Kiss, Marry or Kill: 14
Which author who won the triple crown (of reading)? Plus tips for subscription hell, the earworm eraser, the dating show we all deserve, and wedding season is out of hand but I'VE GOT YOU
This is my weekly series for subscribers only, where I’ll share things that caught my eye this week in a fun and flirty way (kiss), a sustainable way (marry), or a not-so-good way (kill). And yes, this trendy game is technically “f***, marry, or kill” but we run a family-friendly-ish show around here.
Kiss (things I like right now)
Any book by Charles Soule.
I have often had the disappointing experience of loving a book, then seeking out another book by that author and not enjoying it anywhere near as much. (I won’t name drop here, but a few left me heartbroken.) But Charles Soule is not that, and it’s made even more exciting by the fact that no one in my circle or my BookTok was talking about him. I LOVE BEING FIRST.
I started with The Endless Vessel (on my Kindle—hence the photoshopped image above). I found it by following the algorithm way further than usual, and it only had 78 Amazon reviews (it’s pretty new), so I thought, “let’s give it a go.” Three days later I emerged from a reading frenzy, so unwilling to put the book down at night that I would fall asleep still holding it. It’s futuristic, but in the sneaky way of Handmaid’s Tale, where you think, “Oh, this could definitely happen.” It’s wildly inventive—what kind of gorgeous brain imagines worlds like this? It’s got that love-stories-through-the-ages feel, but is also sharply modern. The characters were effortlessly whole and full, their relationships perfectly messy and beautiful, and I immediately bought the next book, The Oracle Year, upon finishing. (This one is apparently much better known, and has been out since 2018.)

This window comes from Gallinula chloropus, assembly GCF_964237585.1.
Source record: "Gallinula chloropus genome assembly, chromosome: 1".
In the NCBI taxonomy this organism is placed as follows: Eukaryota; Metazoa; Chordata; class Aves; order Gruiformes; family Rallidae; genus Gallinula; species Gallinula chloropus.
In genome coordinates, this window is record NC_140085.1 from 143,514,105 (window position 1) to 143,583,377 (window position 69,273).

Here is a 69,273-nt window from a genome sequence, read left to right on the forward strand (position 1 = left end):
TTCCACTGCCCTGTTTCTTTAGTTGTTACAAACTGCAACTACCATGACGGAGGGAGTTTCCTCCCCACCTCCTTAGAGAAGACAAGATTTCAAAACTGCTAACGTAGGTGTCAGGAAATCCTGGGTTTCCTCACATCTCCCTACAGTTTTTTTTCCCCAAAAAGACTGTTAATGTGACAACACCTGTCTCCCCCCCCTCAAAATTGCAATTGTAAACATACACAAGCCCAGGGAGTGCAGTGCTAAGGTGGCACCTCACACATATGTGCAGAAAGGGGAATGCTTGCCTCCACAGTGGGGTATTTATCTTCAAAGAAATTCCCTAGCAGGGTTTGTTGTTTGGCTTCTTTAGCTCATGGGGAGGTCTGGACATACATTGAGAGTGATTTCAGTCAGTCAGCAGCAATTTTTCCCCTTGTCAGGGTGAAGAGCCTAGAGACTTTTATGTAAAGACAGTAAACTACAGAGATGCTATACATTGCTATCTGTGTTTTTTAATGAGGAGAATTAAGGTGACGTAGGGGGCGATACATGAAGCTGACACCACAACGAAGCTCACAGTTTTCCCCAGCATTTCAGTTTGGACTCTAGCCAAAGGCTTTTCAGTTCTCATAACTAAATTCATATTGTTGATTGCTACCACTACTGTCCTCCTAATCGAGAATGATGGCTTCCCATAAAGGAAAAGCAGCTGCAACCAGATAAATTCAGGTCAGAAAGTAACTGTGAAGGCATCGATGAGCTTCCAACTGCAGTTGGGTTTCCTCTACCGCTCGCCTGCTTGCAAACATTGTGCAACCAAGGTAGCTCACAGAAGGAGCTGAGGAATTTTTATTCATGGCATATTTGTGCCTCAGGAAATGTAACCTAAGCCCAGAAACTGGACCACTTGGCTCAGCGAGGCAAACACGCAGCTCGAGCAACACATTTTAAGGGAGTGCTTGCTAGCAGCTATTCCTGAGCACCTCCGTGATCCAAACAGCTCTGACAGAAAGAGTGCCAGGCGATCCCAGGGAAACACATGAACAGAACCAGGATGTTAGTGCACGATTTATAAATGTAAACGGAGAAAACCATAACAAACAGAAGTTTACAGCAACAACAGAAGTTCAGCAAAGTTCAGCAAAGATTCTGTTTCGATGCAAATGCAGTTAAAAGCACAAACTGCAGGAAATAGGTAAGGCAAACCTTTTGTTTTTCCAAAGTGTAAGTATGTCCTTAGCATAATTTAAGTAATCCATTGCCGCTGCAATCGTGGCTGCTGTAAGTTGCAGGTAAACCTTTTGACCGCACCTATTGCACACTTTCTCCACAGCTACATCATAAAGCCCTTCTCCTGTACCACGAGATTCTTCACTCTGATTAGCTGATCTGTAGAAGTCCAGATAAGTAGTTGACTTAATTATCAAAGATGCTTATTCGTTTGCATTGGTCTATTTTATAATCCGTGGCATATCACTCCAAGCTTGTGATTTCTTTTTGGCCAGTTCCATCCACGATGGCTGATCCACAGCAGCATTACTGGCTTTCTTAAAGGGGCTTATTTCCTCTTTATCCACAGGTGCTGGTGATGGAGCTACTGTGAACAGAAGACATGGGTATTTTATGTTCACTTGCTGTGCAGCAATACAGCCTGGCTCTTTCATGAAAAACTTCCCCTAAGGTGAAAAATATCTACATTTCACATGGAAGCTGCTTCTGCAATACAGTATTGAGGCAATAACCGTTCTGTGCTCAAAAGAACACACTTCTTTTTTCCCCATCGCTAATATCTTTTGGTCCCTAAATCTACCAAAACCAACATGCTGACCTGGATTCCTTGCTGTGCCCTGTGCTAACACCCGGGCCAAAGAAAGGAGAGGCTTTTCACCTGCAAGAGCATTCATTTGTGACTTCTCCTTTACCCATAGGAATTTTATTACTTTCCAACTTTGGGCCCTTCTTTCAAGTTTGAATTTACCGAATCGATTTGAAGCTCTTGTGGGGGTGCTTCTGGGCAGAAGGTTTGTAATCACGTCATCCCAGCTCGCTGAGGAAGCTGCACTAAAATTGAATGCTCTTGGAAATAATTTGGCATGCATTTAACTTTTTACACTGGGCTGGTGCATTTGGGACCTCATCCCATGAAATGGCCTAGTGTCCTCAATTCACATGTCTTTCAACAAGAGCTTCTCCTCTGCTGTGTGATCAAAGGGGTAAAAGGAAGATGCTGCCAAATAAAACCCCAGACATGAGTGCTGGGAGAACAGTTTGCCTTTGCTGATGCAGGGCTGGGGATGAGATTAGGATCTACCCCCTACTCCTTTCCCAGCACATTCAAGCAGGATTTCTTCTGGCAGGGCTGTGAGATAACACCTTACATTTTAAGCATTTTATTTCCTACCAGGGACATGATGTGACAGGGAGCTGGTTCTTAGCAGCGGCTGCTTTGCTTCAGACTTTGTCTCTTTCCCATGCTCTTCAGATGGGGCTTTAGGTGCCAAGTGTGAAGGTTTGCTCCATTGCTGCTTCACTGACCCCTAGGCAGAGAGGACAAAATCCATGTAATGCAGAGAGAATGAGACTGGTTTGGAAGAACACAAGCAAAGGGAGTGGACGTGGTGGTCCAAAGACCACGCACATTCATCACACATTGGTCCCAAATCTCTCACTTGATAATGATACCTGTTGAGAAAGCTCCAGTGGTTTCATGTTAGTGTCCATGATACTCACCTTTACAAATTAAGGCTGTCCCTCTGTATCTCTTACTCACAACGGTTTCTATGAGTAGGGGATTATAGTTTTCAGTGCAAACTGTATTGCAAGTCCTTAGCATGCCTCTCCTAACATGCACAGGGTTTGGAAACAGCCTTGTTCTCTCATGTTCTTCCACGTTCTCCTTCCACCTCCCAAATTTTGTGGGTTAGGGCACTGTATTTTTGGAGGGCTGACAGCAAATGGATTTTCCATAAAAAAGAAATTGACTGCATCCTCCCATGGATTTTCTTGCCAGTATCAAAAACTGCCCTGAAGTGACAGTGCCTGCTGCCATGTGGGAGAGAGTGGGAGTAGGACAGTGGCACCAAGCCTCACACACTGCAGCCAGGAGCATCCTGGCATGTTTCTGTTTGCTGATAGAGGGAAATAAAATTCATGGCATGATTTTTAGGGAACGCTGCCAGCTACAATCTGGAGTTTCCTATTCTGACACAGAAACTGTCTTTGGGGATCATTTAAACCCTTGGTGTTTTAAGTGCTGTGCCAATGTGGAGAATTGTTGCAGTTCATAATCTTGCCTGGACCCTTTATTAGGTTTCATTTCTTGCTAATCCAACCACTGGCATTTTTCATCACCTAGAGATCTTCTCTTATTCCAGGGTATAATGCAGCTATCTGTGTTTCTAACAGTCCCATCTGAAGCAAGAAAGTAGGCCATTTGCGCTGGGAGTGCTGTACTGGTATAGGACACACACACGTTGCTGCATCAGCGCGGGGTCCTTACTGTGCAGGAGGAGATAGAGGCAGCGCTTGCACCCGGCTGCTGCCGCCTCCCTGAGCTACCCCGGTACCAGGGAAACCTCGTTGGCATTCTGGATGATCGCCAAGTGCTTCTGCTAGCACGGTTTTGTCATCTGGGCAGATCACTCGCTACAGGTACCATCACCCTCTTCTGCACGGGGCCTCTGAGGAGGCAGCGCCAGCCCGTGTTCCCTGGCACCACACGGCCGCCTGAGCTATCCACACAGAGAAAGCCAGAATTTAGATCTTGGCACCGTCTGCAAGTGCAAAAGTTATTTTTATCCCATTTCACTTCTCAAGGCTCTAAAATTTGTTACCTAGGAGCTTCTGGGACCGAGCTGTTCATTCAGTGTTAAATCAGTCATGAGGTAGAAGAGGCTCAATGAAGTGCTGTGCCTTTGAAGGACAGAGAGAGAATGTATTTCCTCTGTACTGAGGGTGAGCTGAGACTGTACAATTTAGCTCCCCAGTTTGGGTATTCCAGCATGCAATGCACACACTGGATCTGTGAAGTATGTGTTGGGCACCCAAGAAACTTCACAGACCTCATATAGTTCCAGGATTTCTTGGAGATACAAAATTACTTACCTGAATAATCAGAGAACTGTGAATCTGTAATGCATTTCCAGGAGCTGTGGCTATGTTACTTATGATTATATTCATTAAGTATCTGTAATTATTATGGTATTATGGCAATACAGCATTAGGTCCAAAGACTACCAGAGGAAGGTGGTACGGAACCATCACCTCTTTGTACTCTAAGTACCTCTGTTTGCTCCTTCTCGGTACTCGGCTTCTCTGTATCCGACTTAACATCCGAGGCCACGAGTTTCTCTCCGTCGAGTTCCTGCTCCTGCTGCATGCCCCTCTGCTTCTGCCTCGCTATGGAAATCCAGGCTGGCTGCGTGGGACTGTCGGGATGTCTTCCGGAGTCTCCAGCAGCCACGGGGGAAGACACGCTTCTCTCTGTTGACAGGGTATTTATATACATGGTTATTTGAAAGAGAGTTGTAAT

The Oracle Year: Wildly inventive, check. Same gorgeous brain-words, check. Page-turning, delightfully twisty, makes you want more Soule? Check, check, check. While I didn’t like this one quite as much as The Endless Vessel (we’re talking 4-1/2 stars compared to 5-stars), I liked it enough to immediately buy his third book.
Anyone: And now we come to my tied-for-favorite, because don’t make me choose between this one and Endless Vessel. It had me hooked in the first ten pages. Soule manages to weave the same themes that drew me to the first book—a wariness-slash-awe of technology; the moral conundrum that rides hand-in-hand with power; the complexity of humans to be good and bad at exactly the same time—into completely different stories. It’s like your favorite chef cooks for you three nights in a row, and you know it’s your favorite chef because it’s just that good, but no two meals contain the same ingredients, theme, or feel.
Anyone puts the concept of “face value” on literal trial in a way that punches you in the throat and doesn’t let up. If you want to think deep about the personal, societal, and structural implications of the technology he’s imagining, you can. (I have, at length.) If you just want to be taken on a hell of a mind-bending breakneck ride, you can do that too. If you liked Blake Crouch’s Recursion, or Madeline Miller’s Circe, or Erin Morgenstern’s The Starless Sea (weird flexes here, but they fit), you will like Charles Soule—start with whichever you like.